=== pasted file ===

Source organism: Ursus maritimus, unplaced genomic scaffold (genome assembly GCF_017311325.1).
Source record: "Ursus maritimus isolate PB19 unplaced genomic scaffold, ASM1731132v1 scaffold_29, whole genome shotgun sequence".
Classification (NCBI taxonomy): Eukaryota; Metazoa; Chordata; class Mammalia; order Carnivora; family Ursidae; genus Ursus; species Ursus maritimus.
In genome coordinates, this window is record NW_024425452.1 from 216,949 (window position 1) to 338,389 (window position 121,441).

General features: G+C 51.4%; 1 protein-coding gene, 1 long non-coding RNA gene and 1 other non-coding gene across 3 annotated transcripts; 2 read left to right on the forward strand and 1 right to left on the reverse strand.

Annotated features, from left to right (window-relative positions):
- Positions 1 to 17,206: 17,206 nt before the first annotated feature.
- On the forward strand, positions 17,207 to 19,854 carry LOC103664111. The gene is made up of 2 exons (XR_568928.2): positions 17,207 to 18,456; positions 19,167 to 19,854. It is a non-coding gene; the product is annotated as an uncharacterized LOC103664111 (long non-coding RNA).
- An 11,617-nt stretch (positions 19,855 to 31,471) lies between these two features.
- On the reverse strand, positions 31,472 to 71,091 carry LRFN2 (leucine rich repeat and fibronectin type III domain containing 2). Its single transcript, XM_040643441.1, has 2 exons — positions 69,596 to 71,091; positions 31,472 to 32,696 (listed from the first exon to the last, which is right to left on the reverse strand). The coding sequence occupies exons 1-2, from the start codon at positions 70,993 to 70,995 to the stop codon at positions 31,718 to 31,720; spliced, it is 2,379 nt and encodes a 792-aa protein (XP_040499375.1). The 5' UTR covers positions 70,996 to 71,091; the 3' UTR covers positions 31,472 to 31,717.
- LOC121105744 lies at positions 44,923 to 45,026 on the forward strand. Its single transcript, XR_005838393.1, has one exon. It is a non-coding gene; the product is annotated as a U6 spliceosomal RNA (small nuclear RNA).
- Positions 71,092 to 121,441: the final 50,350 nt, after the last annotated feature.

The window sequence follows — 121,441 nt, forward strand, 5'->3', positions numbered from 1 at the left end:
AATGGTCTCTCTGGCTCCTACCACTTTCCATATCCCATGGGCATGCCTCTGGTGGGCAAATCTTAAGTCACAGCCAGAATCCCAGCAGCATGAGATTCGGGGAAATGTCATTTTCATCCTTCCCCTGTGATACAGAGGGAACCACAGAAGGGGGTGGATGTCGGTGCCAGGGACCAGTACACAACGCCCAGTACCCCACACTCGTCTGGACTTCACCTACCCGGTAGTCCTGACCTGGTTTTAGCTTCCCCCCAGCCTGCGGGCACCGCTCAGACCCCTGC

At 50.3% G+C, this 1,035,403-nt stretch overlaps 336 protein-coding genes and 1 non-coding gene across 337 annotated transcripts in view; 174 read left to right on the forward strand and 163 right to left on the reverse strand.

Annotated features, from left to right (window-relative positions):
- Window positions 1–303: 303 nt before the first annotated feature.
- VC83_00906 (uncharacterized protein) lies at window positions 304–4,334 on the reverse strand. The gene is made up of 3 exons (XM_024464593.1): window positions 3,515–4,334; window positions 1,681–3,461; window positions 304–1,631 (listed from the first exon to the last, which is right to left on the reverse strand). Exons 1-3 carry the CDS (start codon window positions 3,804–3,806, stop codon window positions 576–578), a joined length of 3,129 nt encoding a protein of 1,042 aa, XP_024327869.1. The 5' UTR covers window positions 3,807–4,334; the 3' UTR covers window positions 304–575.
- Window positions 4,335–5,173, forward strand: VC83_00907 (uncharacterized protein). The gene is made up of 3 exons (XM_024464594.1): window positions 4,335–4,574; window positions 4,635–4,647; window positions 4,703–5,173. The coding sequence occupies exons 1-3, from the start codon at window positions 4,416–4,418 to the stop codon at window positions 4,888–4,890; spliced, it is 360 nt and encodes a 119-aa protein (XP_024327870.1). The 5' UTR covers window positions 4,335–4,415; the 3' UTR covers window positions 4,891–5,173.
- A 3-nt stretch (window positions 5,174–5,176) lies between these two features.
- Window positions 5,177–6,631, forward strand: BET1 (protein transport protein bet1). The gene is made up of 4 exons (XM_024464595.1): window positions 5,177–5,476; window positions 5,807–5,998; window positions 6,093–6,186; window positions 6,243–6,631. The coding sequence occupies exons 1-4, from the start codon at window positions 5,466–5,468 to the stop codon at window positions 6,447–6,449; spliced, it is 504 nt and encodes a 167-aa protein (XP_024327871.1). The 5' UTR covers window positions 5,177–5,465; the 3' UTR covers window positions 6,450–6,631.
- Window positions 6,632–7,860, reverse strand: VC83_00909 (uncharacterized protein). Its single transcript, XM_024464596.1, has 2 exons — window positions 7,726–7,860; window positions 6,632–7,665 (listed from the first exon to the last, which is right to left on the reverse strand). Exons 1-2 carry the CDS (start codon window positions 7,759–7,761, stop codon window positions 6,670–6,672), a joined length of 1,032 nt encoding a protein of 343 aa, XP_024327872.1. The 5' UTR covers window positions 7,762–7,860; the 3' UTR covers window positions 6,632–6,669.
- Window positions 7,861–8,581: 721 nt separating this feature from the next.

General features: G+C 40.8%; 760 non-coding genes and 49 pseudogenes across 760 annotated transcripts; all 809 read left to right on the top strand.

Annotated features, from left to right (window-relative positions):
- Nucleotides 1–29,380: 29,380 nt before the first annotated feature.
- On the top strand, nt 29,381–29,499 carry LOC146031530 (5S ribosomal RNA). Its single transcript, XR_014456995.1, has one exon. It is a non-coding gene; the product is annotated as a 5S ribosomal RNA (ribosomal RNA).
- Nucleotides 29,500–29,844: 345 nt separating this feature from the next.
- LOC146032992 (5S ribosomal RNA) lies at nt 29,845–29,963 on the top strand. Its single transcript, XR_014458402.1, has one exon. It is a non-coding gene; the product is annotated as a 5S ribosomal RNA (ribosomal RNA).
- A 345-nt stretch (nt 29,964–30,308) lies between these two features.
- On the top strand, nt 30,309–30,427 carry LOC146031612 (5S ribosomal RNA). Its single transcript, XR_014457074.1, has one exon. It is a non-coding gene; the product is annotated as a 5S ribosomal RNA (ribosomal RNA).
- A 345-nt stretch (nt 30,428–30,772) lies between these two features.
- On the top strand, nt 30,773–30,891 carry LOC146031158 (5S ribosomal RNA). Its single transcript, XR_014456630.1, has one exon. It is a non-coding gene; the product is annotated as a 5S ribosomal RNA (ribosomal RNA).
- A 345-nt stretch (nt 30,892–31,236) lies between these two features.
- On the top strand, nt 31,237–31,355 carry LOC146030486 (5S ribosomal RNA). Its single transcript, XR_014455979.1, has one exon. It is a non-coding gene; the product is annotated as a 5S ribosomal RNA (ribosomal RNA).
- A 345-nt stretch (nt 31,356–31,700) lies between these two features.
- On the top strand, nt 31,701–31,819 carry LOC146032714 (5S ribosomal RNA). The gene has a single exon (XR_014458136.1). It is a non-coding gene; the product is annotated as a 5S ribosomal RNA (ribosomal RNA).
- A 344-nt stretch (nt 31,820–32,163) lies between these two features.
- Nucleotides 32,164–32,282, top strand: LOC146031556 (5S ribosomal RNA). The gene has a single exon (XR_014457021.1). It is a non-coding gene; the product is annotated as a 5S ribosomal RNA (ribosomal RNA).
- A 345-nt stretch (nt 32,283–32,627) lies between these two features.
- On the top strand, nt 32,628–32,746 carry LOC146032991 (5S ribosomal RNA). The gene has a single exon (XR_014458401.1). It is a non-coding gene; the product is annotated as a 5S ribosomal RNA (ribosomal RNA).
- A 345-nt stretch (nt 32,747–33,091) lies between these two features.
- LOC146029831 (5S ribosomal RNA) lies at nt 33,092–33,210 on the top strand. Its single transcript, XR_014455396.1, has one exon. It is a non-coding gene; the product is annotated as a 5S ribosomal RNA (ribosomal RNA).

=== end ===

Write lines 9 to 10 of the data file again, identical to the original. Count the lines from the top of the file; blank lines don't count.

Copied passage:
- An 11,617-nt stretch (positions 19,855 to 31,471) lies between these two features.
- On the reverse strand, positions 31,472 to 71,091 carry LRFN2 (leucine rich repeat and fibronectin type III domain containing 2). Its single transcript, XM_040643441.1, has 2 exons — positions 69,596 to 71,091; positions 31,472 to 32,696 (listed from the first exon to the last, which is right to left on the reverse strand). The coding sequence occupies exons 1-2, from the start codon at positions 70,993 to 70,995 to the stop codon at positions 31,718 to 31,720; spliced, it is 2,379 nt and encodes a 792-aa protein (XP_040499375.1). The 5' UTR covers positions 70,996 to 71,091; the 3' UTR covers positions 31,472 to 31,717.